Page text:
Europeans taught the Ottomans how to cultivate and cure tobacco, although over time the Turks perfected their own methods of growing, curing, smoking, and using tobacco; particularly, the Turks began using hookahs to smoke tobacco. Of course, the nature of the soil in Turkey is far different that what it was in warm climates in the Americas, affecting the flavor and intensity of the tobacco leaf. Unique Turkish tobacco has grown to be a billion dollar business along with a billion dollar health problem
What is now considered to be the finest Turkish tobacco was originally cultivated in a region called Macedonia in Greece. (Ironically, Grecian tobacco today uses what is considered to be the Turkish seed). The reason it is considered to be Turkish tobacco is because the Ottoman’s took control over Macedonia and brought seeds from Macedonia’s Yenice leaf back to the Black Sea Coast in Turkey. The Yenice, Drama, Xanthe, and Smyrna leaves (named after their towns) are Turkish tobaccos from Greece, whereas the Western Turksih towns Izmir and Samsun are where Turkish tobacco grows in Turkey. In fact, Turkish tobacco is rather mild, so in order to get the fine Turkish blend, it is actually mixed with Virginian and Burley tobacco to make it more full-flavored. Turkish tobacco, sans blend, is not only very mild-flavored, but it is low in nicotine and carcinogenic substances.
The small Turkish tobacco leaf is famous worldwide. In fact, various farmers around the world have cultivated it on their soil, but have had the seed imported from Turkey. In 1907, Turkey actually prohibited the export of tobacco seed. Today, tobacco products are openly traded, however Turkey could still claim Turkish tobacco as a geographic indication because its flavor and color is affected by the soil and air quality around it. South African farmers may be using Turkish seed, but they are not on the same soil, nor do they use the same process of treating the tobacco leaves. The best quality Turkish tobacco leaves undergo lengthy treatment and are mildly fermented.
South Africa is not the only country that grows Turkish tobacco. Italy produces two principal types of tobacco including a dark heavy Virginian tobacco on northern Italy’s heavy soils, and a Turkish type that grows on the sandy soils of southern Italy. Syria grows an especially distinctive Latakia tobacco in the Saida province of northern Syria. It is distinctive in part because it is subjected to smoke produced by burning a certain species of living evergreen oak branches from seven to nine months. It is during this fumigation process that the tobacco gains its black color and interesting flavor. In the case of Latakia tobacco, not only could the product be protected by its distinctive origin where specific soils and evergreens give it the quality it is known for, but its fumigation process could be protected as well. Although Latakia tobacco is considered to be a Turkish tobacco, it has earned its own distinctive taste and name.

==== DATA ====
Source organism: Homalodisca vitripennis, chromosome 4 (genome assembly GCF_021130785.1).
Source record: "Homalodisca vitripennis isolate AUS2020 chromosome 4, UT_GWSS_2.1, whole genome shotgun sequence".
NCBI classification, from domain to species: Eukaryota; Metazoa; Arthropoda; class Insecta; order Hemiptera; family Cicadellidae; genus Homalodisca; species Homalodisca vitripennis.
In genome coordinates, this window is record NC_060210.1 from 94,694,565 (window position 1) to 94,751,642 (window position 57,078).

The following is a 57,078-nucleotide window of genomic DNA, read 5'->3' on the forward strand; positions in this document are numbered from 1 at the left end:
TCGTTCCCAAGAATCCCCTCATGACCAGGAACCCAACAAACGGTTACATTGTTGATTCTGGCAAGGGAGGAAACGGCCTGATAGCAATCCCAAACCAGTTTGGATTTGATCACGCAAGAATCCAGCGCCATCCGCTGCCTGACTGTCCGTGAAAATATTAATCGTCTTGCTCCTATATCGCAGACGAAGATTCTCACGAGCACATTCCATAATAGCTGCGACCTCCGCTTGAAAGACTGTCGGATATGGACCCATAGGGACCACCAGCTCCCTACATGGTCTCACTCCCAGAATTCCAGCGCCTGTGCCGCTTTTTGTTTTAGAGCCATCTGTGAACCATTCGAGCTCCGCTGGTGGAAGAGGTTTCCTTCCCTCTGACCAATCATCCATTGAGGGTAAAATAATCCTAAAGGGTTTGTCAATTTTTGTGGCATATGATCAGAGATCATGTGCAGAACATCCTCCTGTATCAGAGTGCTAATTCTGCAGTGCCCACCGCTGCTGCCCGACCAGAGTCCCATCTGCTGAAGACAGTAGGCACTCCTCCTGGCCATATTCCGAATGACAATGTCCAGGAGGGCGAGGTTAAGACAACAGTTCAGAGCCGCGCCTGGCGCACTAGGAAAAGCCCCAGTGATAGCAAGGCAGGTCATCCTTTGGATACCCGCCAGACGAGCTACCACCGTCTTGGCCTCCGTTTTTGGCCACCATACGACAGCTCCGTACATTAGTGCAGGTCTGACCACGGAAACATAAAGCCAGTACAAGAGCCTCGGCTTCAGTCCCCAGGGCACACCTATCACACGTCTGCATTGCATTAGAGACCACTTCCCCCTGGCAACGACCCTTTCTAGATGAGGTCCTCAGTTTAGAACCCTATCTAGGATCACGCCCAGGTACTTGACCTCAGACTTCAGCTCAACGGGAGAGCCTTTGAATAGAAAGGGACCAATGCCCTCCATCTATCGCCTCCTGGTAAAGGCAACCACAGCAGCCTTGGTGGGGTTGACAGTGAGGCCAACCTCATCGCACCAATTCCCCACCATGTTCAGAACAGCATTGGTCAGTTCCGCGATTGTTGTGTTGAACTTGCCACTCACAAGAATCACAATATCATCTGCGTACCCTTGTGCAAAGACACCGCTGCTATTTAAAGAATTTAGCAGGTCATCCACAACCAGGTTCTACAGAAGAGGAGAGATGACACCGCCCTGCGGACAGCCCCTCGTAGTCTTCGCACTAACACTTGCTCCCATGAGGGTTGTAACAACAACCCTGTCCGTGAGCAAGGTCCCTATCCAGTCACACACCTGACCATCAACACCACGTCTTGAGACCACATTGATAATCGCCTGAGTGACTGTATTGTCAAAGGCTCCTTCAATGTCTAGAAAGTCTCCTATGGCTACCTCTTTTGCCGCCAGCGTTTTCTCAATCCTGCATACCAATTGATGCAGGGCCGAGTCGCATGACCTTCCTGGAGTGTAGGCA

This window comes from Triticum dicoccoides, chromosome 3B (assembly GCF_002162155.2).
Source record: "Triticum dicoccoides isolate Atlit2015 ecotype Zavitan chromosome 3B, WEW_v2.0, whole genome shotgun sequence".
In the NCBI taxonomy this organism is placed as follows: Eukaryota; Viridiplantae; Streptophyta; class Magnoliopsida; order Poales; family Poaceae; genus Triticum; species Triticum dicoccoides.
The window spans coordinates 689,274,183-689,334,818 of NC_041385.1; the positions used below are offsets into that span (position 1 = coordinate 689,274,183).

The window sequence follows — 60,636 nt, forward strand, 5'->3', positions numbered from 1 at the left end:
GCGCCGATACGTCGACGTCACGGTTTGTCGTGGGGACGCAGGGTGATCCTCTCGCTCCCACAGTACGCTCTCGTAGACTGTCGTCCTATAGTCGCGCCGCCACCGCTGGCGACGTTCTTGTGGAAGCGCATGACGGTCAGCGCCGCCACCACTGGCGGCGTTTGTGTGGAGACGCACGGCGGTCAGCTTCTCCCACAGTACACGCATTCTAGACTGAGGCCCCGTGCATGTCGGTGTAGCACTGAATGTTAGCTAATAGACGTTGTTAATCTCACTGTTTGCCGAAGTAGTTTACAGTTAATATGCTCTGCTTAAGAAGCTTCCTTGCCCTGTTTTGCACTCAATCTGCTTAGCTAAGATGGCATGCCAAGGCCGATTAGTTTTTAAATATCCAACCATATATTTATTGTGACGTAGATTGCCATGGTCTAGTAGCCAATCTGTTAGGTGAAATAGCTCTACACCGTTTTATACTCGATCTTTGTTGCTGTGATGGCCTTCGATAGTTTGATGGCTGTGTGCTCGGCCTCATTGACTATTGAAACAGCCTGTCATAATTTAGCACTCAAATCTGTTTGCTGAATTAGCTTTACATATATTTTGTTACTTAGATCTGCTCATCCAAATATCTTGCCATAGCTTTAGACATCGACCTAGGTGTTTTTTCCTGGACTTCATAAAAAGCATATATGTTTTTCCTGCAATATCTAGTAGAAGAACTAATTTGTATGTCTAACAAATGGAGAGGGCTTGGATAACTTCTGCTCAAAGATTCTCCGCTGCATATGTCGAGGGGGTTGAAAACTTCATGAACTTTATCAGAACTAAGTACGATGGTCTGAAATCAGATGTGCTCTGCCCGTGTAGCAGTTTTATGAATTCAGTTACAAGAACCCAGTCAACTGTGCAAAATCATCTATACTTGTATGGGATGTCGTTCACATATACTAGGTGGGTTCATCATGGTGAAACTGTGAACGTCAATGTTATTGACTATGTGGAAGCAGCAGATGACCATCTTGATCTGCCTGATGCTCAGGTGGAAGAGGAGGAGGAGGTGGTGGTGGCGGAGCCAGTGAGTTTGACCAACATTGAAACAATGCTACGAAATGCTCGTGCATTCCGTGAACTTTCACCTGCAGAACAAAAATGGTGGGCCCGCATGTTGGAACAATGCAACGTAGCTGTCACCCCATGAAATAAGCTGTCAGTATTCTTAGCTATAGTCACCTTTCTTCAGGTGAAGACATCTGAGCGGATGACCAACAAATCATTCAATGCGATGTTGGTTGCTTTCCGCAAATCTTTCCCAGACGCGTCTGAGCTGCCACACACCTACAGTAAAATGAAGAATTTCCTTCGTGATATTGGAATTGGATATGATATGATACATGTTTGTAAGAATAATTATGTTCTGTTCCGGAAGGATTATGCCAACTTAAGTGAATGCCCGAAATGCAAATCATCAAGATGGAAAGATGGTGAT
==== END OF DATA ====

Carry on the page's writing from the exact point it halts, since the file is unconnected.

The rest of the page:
Today, Grecian tobacco uses the Turkish seed, and it closely resembles Turkish tobacco. In this case, perhaps Turkey could claim its tobacco seed as a geographic indication, in which case Greece wouldn’t be allowed to grow tobacco. Interestingly, the paper industry is monopolized in Greece, so Grecian cigarette manufacturers actually produce most 'Egyptian cigarettes' in Egypt using Grecian tobacco. If Turkey was able to make claims on the Turksih tobacco seed, it could have any one of numerous effects on the industry. Turkey could take over the entire Turkish seed tobacco market by being the only possible world producer of Turkish tobacco, therefore driving up world prices for Turkish tobacco. Perhaps Greecian tobacco farmers would plant other species of Nicotiana or create hybrids of even better tasting, less carcinogenic tobacco plants.
If Turkey had a right to claim a tobacco seed, process of production, or blend of cigarette, what would stop Virginia from claiming the Turkish tobacco seed and plant (Nicotiana rustica) as its own property? Could, then, the Native American tribes that introduced the Europeans to their plant and timeless tradition claim Turkish tobacco? The intellectual property claim on any type of tobacco is not only dependent upon its origins, but its reputation due to its uniquely geographic characteristics.
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